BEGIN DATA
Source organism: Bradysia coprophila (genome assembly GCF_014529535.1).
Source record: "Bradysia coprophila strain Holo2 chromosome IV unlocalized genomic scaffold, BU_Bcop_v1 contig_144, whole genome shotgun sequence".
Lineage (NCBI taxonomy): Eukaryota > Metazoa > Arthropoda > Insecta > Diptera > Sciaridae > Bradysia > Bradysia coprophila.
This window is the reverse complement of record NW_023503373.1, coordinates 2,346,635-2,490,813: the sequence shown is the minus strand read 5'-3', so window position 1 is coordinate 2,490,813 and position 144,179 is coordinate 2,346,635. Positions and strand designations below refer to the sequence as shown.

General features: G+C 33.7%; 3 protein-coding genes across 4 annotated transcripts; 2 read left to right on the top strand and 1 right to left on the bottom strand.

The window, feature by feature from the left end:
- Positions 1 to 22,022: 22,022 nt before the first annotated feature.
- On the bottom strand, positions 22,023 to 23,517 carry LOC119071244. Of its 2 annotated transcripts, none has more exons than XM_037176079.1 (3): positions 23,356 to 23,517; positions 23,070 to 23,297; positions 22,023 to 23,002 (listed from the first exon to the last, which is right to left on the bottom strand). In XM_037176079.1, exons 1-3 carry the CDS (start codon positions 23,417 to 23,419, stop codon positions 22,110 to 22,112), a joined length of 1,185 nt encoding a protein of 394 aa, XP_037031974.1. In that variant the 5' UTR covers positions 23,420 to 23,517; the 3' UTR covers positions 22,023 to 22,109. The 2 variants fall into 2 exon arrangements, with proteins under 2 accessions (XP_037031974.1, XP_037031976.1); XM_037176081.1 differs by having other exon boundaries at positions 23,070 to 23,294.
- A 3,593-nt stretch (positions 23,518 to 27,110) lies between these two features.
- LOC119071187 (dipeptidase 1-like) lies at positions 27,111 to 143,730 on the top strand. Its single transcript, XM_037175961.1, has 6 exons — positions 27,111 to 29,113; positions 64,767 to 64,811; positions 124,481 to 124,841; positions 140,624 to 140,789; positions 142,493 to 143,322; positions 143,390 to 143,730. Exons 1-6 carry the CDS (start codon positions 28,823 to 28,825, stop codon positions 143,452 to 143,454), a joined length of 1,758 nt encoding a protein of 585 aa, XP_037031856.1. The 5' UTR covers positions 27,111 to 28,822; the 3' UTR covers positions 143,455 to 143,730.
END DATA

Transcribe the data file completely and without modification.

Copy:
Source organism: Bradysia coprophila (genome assembly GCF_014529535.1).
Source record: "Bradysia coprophila strain Holo2 chromosome IV unlocalized genomic scaffold, BU_Bcop_v1 contig_144, whole genome shotgun sequence".
Lineage (NCBI taxonomy): Eukaryota > Metazoa > Arthropoda > Insecta > Diptera > Sciaridae > Bradysia > Bradysia coprophila.
This window is the reverse complement of record NW_023503373.1, coordinates 2,346,635-2,490,813: the sequence shown is the minus strand read 5'-3', so window position 1 is coordinate 2,490,813 and position 144,179 is coordinate 2,346,635. Positions and strand designations below refer to the sequence as shown.

General features: G+C 33.7%; 3 protein-coding genes across 4 annotated transcripts; 2 read left to right on the top strand and 1 right to left on the bottom strand.

The window, feature by feature from the left end:
- Positions 1 to 22,022: 22,022 nt before the first annotated feature.
- On the bottom strand, positions 22,023 to 23,517 carry LOC119071244. Of its 2 annotated transcripts, none has more exons than XM_037176079.1 (3): positions 23,356 to 23,517; positions 23,070 to 23,297; positions 22,023 to 23,002 (listed from the first exon to the last, which is right to left on the bottom strand). In XM_037176079.1, exons 1-3 carry the CDS (start codon positions 23,417 to 23,419, stop codon positions 22,110 to 22,112), a joined length of 1,185 nt encoding a protein of 394 aa, XP_037031974.1. In that variant the 5' UTR covers positions 23,420 to 23,517; the 3' UTR covers positions 22,023 to 22,109. The 2 variants fall into 2 exon arrangements, with proteins under 2 accessions (XP_037031974.1, XP_037031976.1); XM_037176081.1 differs by having other exon boundaries at positions 23,070 to 23,294.
- A 3,593-nt stretch (positions 23,518 to 27,110) lies between these two features.
- LOC119071187 (dipeptidase 1-like) lies at positions 27,111 to 143,730 on the top strand. Its single transcript, XM_037175961.1, has 6 exons — positions 27,111 to 29,113; positions 64,767 to 64,811; positions 124,481 to 124,841; positions 140,624 to 140,789; positions 142,493 to 143,322; positions 143,390 to 143,730. Exons 1-6 carry the CDS (start codon positions 28,823 to 28,825, stop codon positions 143,452 to 143,454), a joined length of 1,758 nt encoding a protein of 585 aa, XP_037031856.1. The 5' UTR covers positions 27,111 to 28,822; the 3' UTR covers positions 143,455 to 143,730.